DUP leader Ian Paisley made angry representations in support of a grant bid by would-be Giant Causeway visitor centre developer Seymour Sweeney, the Belfast Telegraph can reveal today.
In a dramatic new twist in the "Causeway cronyism" row, the Telegraph has discovered that a strongly-worded letter in 2003 by Mr Paisley to the Heritage Lottery Fund (HLF) contained a highly questionable claim in support of the tycoon's funding application.
The DUP leader stated in the letter that Mr Sweeney had the blessing of international world heritage body UNESCO for his Causeway centre scheme.
A senior UNESCO official has disputed giving any backing to the businessman. Indeed, its own position in the visitor centre debate now runs directly contrary to Mr Sweeney's blueprint.
The DUP has faced "cronyism" claims since its Ministers handed a major boost to the Causeway plans tabled by the developer, who is himself a DUP member.
DUP Environment Minister Arlene Foster last month said she was "of a mind" to grant planning approval to Mr Sweeney's centre scheme.
She also stated that she had been unaware of his DUP affiliation when she announced her preliminary verdict. Environment chiefs within the Minister's department recommended a planning refusal.
The controversy has centred on the fact that Mr Paisley's MLA son, Ian Paisley Jnr, has lobbied in support of the businessman on a range of issues over a number of years.
It was fuelled by the fact that Mr Paisley Jnr answered: "I know of him" when asked by a radio interviewer if he supported the developer.
Mr Sweeney sought a HLF grant for his proposed Causeway centre development in 2002.
The application named the DUP leader as a prospective trustee of a charitable body which would help run the developer's centre.
It has now been learned that Mr Paisley sent a furious letter to the HLF, a public body, in January 2003, after it had turned down Mr Sweeney's bid. That letter has been obtained by this newspaper following a freedom of information request.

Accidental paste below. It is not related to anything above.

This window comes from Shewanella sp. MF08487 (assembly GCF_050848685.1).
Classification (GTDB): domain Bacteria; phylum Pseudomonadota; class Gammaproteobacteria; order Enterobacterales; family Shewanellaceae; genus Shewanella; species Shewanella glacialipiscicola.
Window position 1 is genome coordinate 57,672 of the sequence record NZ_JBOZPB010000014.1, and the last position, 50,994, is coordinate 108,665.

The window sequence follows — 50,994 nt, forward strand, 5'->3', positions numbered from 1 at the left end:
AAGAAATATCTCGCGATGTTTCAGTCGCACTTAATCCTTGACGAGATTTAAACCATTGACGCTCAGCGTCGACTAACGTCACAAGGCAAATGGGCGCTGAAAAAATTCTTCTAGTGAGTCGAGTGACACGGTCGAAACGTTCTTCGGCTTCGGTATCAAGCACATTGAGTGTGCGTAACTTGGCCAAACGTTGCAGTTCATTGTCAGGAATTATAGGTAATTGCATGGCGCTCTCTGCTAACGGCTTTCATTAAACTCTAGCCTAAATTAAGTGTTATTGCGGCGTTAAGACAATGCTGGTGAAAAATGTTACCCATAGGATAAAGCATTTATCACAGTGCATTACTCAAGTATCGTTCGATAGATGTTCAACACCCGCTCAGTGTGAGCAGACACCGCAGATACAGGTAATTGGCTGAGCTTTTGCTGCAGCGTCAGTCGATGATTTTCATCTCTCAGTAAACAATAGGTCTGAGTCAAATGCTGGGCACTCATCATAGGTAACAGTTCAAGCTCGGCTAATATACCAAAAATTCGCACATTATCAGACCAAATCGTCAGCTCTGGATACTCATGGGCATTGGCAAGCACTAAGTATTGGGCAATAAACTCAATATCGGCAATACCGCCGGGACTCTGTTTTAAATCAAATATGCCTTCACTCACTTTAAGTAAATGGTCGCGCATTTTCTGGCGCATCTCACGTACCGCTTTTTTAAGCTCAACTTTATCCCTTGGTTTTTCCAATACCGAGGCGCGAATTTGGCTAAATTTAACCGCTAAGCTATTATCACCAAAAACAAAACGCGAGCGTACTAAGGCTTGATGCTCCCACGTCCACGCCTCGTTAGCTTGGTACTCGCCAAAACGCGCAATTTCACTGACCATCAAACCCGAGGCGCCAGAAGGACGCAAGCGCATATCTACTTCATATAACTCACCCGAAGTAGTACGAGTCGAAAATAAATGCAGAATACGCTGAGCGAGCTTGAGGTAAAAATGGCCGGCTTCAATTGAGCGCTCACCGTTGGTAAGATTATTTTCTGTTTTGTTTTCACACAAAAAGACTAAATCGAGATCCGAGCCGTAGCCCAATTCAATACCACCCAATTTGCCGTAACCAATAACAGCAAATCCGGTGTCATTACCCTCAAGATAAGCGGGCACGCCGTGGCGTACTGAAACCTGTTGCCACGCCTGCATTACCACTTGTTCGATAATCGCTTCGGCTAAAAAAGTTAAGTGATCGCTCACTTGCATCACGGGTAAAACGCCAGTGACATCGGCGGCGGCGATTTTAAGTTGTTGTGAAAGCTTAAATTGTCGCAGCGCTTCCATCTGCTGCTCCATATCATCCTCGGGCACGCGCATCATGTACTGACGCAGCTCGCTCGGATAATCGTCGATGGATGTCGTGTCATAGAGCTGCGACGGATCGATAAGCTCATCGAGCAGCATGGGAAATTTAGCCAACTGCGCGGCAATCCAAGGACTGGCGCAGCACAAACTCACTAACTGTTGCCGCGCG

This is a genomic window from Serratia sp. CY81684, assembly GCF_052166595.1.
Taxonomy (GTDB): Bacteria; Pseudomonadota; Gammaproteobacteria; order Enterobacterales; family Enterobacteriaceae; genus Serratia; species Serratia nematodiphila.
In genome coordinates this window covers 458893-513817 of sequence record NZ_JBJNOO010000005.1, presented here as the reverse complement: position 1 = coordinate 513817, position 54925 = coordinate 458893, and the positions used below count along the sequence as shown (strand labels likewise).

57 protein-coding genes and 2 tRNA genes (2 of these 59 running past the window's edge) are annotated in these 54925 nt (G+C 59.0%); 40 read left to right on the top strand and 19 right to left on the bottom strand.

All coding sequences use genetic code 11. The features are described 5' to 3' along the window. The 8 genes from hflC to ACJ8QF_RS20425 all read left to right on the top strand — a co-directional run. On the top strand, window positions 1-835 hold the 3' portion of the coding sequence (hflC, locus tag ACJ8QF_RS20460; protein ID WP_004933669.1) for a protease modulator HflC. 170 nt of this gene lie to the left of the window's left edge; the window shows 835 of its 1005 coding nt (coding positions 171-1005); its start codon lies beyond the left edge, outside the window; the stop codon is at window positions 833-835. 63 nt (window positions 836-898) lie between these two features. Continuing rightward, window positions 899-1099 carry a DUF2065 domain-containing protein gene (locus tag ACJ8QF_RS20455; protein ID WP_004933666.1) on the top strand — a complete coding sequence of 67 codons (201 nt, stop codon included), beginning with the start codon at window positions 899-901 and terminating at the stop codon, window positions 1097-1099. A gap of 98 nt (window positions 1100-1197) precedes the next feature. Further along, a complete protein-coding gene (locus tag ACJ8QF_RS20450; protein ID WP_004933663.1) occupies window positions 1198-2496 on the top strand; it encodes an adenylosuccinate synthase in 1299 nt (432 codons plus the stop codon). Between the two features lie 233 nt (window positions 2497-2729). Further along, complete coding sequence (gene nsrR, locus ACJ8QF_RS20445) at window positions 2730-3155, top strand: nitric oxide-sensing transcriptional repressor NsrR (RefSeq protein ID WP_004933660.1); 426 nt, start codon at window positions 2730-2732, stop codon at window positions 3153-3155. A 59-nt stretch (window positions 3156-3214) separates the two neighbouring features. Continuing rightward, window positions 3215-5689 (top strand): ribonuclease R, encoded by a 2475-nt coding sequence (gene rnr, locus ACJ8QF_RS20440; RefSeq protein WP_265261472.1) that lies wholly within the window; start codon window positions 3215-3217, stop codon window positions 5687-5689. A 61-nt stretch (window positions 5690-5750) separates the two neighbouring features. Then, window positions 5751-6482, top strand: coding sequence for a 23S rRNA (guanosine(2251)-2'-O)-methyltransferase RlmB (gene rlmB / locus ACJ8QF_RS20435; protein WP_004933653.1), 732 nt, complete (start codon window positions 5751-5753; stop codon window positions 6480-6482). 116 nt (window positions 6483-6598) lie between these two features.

Written on headed Commons paper, it denounced the grounds for turning down the grant bid as "absolute rubbish". It also claimed, more than once, that Mr Sweeney's visitor centre plans had the support of UNESCO, the UN body which oversees world heritage sites like the Causeway.
It said: " UNESCO saw and approved the plans, and were very impressed by the proposal."
UNESCO has denied adopting such a stance. It actually issued its own mission team report on the visitor centre issue later in 2003, with recommendations that would rule out Mr Sweeney's blueprint.
This report said new Causeway premises should be built in the footprint of the Moyle Council visitor centre facility destroyed by fire in 2000.
UNESCO further stated that there should be "no extension in size and height" to the previous centre, and "no additional development" should be permitted in the vicinity.
Mr Sweeney's proposals involve a significantly larger-scale development on an alternative site in his ownership.
Mr Sweeney has spoken publicly about holding a highly-favourable meeting with senior UNESCO official Mechtild Rossler in 2001.
Ms Rossler has contested any suggestion of endorsement, and would not have had the authority to personally sign the organisation up to the project in any case.
She has made clear to the Belfast Telegraph that she would not support anything without going through the necessary UNESCO procedures.
She has also stated that UNESCO does not "decide on proposals" and that this would be a matter for Government bodies in the light of the UNESCO 2003 report.
Ms Rossler further said: "We were absolutely clear that any new visitor centre must be built in the footprint of the centre that was burnt down. That is my position and I am not moving one millimetre."
A DUP source told the Belfast Telegraph that Mr Paisley Snr had met with a UNESCO official to discuss the Causeway situation.
Mr Sweeney's proposals at the 2001 meeting differed in a key respect from those on the table by 2003. His 2001 blueprint was to have been located on Moyle Council's land above the Causeway.
By 2003 - the time of Mr Paisley's letter - his proposal was for an alternative location on his own land.